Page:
Scoring two impressive children’s literature awards, this historical novel is without poverty of thought. Catherine, Called Birdy, written in diary format by Karen Cushman, bagged the Newbery Honor Book award in 1994 and also won the Golden Kite award in 1995.
(Just a quick trivia, a Newbery award is considered one of the most prestigious awards for children’s literature in the US. While a Golden Kite award is being given annually to recognize excellence in children’s literature.)
The author, Karen Cushman, is a historical fiction writer whose other novel, The Midwife’s Apprentice, also won the Newbery Medal for children’s literature. Karen Cushman has a bachelor’s degree in Greek and English; and a master’s degree in Human Behavior and Museum Studies.
This isn't a newly published book though, in fact it was first released way back in 1994. So, you might ask: why am I so fascinated with this old book and a children’s book in particular?
Well, this type of book wasn’t really on my usual reading menu. This was a borrowed book from my church mate, who owns a tutorial center. She posted this on Facebook and recommended as a good book to read. And I guess it was enough to make me curios.
Catherine, Called Birdy, was actually the first historical fiction I read that’s written in diary format. Personally, since I usually scan and skim the book before reading it as a whole, I was reminded how I used to journal my thoughts unremittingly on my diary especially during my teenage years. This first impression sparked my curiosity so much so that I finished the book in one sitting.
The novel's primary setting was in thirteenth century England, and for my part, I’m also deeply enthralled with England, its history, culture and evolution. The book contains information about the food, clothes, religious beliefs, manners, health, medical practices, and sanitary habits of the medieval people. Thus, this historical fiction awakened my unrelenting desire to know more about it.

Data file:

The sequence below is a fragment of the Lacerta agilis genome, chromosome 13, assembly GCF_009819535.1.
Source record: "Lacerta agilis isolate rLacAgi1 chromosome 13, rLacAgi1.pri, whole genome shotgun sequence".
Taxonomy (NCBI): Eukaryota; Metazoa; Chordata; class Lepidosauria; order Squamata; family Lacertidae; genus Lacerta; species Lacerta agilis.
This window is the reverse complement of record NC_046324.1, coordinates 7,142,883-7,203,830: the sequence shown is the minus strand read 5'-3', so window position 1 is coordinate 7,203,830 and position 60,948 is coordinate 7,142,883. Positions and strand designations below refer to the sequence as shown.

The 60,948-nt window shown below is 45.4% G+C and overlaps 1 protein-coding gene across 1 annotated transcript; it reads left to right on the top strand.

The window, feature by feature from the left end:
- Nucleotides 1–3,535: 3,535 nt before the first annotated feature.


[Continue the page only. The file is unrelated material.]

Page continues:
The main character was Catherine, better referred to as Birdy, a teenage daughter of a minor English nobleman. The novel’s vehicle for storytelling was Catherine’s daily life written on her diary. Birdy was compelled by his brother to write a diary because he believes that in the process it will make her more mature and less childish.
Writing the routines of her young life, Birdy relates many details and facts about her time. She looks upon the world around her, write stories about the people she knew and of the daily events of their small manor house. Catherine, as the only daughter of a minor English nobleman, felt trapped learning how to be a lady. She also finds it difficult to accept an arranged wedding set by her father.
The novel was a delight, thought-provoking, wonderfully written in expressing old-fashioned, yet relatable trappings that’s authentic to most young people of all generation. I also enjoyed the oft comic narrative of Birdy, her character was authentic, tenacious, and at times--naive.
Aside from the fact that it inspired me to regularly journal my thoughts; it has several astounding life lessons worth heeding. I encourage you to read the book in its entirety. And in case you need some convincing, these seven good points from the book might persuade you.
- On authenticity: “In the world to come you will not be asked why you were not this or that, but why you were not yourself.”
- On pragmatism: “Do not be like the stupid man. Know where you yourself are.”
- On wisdom: “Flap your wings at times, choose your fights carefully, get things done, understand your limitations, trust in God and a few people.”
- On relationships: “Patience, gentleness and a willing heart will make the most of any union.”
- On strength: “I can do what I must and still be me, still survive and thrive.”
- On success: “I cannot escape my life, but can only use my determination and courage to make it the best I can.”
- On contentment: "You are so much already Little Bird. Why not cease your fearful pounding against the bars of your cage and be content?"
I hope this post inspired you today. Let's keep reading and learning! 😊